“If someone is going to jump off a bridge, it is incumbent upon their friends to dissuade them,” Adelson told the Jewish Telegraphic Agency at the time. He added, “I love and admire the concept of AIPAC.”

 

After the fight, Adelson turned to funding the Israeli-American Council because he saw the group as a means of filling the vacuum he believed to be left by AIPAC and robustly defending Israel’s positions.

His working-class Boston roots cropped up in his blunt manner. He and his physician wife, Miriam Adelson, liked to tell young people participating in Birthright, the free trip to Israel organization he helped fund, that he expected them to procreate.

Adelson also made controversial statements over the years. In 2013, he suggested that the United States drop a nuclear bomb on the Iranian desert as a negotiating tactic. The next year, at a conference of the Israeli-American Council, he said  “The purpose of the existence of Palestinians is to destroy Israel,” and added, “So Israel won’t be a democratic state, so what?”

 

Adelson admired the Israeli sensibility, interpolating his remarks with Hebrew phrases his wife taught him. He was a major funder of the Israeli scouts movement, Tzofim, in the United States. The Adelsons assumed control of a Las Vegas Jewish school and reshaped it according to the famed Haifa Reali school, where Miriam Adelson was educated. What is now called the Adelson Educational Campus emphasizes a Jewish identity that is less religious than in most Jewish day schools and more nationalistic.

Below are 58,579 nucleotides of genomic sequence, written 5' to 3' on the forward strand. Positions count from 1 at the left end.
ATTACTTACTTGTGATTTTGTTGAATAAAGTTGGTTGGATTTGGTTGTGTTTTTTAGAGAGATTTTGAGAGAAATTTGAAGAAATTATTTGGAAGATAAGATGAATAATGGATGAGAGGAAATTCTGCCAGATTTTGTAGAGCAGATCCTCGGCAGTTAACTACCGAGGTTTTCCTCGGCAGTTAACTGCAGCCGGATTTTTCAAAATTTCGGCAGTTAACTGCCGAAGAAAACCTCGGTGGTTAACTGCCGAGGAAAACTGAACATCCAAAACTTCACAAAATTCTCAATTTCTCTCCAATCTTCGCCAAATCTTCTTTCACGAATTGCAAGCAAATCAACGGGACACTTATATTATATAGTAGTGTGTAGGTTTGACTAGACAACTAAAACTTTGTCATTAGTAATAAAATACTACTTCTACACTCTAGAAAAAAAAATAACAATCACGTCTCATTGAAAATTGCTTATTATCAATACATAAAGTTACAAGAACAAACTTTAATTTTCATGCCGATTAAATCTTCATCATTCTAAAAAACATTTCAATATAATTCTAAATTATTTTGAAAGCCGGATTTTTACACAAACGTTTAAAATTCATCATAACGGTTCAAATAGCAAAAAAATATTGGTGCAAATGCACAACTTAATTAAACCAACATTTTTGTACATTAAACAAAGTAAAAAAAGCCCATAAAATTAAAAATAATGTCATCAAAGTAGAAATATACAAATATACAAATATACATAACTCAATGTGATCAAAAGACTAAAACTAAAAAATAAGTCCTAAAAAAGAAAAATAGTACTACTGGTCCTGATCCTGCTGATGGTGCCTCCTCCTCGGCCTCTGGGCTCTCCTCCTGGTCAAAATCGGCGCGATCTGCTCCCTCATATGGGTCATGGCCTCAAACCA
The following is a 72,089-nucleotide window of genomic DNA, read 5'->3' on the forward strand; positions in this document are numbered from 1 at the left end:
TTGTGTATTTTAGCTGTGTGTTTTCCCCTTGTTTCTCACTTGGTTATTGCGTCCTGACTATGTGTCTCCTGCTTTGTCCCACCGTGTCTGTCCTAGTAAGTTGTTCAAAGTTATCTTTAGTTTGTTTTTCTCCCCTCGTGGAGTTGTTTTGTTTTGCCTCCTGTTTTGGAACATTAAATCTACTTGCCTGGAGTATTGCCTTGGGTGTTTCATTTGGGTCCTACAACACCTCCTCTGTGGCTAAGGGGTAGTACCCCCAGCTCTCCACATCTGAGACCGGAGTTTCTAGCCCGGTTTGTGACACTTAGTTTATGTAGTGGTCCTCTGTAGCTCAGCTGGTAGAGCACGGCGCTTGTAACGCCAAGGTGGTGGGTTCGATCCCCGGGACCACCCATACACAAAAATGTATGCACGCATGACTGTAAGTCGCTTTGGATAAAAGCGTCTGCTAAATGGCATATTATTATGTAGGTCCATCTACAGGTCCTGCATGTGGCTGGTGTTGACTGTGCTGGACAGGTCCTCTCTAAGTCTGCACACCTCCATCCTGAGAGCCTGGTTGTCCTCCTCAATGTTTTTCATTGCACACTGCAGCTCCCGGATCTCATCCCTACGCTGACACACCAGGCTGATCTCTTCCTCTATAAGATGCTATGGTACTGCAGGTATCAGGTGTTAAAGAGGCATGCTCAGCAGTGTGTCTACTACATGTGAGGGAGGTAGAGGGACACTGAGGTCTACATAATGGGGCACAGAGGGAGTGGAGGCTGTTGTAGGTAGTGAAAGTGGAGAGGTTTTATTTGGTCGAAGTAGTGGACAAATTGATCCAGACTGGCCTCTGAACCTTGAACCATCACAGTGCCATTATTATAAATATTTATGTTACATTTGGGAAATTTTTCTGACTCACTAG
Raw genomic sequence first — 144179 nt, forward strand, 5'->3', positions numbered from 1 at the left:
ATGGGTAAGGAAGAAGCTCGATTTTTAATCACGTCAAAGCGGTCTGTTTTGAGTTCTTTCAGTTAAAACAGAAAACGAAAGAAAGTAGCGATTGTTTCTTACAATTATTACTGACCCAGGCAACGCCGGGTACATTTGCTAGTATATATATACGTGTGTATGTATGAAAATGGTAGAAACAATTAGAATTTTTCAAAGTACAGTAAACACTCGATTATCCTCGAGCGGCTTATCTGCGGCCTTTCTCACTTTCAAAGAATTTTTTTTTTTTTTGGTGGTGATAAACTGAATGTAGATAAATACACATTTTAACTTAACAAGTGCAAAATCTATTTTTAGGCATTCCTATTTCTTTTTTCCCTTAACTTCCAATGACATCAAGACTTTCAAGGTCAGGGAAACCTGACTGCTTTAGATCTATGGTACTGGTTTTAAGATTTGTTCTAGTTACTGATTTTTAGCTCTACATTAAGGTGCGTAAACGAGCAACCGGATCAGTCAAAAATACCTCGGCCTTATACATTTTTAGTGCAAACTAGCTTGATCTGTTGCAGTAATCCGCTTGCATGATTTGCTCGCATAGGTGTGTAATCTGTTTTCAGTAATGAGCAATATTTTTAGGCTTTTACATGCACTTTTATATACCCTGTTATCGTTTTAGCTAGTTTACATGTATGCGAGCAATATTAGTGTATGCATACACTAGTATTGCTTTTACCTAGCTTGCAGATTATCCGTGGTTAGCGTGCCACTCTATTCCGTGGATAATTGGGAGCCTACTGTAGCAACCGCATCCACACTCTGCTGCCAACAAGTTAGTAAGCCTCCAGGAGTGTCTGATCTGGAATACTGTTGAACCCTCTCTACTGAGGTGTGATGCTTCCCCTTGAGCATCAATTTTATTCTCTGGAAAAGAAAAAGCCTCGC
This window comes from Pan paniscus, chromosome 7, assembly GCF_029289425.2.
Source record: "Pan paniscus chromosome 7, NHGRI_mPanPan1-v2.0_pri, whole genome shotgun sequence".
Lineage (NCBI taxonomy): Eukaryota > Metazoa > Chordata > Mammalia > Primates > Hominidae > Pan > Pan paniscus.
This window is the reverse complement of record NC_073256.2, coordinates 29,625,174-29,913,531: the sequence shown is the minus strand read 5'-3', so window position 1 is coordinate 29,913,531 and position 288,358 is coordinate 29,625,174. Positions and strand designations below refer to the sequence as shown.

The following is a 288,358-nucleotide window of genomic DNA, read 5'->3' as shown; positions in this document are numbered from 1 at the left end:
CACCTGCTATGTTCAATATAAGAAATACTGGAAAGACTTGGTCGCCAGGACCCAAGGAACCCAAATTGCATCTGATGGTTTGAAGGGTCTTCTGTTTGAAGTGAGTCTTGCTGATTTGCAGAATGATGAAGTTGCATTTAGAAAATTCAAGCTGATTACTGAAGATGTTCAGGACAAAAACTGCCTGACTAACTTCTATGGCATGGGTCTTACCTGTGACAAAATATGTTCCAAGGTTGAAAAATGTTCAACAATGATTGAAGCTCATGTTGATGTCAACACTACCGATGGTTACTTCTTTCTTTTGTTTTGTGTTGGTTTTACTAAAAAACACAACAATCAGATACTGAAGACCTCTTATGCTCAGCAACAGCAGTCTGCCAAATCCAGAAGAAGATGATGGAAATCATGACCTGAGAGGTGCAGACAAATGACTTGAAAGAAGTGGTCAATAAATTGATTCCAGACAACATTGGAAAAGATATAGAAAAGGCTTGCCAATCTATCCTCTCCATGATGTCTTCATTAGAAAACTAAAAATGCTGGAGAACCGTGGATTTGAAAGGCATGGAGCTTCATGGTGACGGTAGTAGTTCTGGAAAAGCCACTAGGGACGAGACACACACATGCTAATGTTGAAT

Ahead of November’s presidential election, Adelson reportedly fell out of favor with Trump over the size of his gifts. In one of his final big purchases, Adelson reportedly paid $67 million for the mansion in Israel that was the American ambassador’s residence until Trump moved the U.S. Embassy to Jerusalem from Tel Aviv. 

During the coronavirus pandemic, Adelson also gained attention for continuing to pay his casino employees long after other Las Vegas casinos cut off paychecks to their workers.

 

In 2007, Adelson started Israel Hayom to compete with other dailies that were less friendly to the Israeli right. Its popularity — it became Israel’s most-read paper — has been considered instrumental to Netanyahu’s continued success. Netanyahu expressed “deep sorrow and heartbreak” at news of Adelson’s death, lauding his “tremendous efforts to strengthen Israel’s position in the United States and to strengthen the connection between Israel and the Diaspora.”

Adelson’s millions also transformed smaller Israeli projects. In 2014, he gave $16.4 million to SpaceIL, a nonprofit that attempted to land a small spacecraft on the moon.

Adelson also was a major supporter of drug addiction programs, a specialty of his wife, who specialized in treating addiction. A drug abuse treatment clinic in Las Vegas is named for the couple.  

“Sheldon was the love of my life,” Miriam Adelson said Tuesday in a statement. “He was my partner in romance, philanthropy, political activism and enterprise. He was my soulmate. To me — as to his children, grandchildren, and his legions of friends and admirers, employees and colleagues — he is utterly irreplaceable.”

The Adelson had two children together. He also adopted his first wife’s three children, one of whom predeceased him.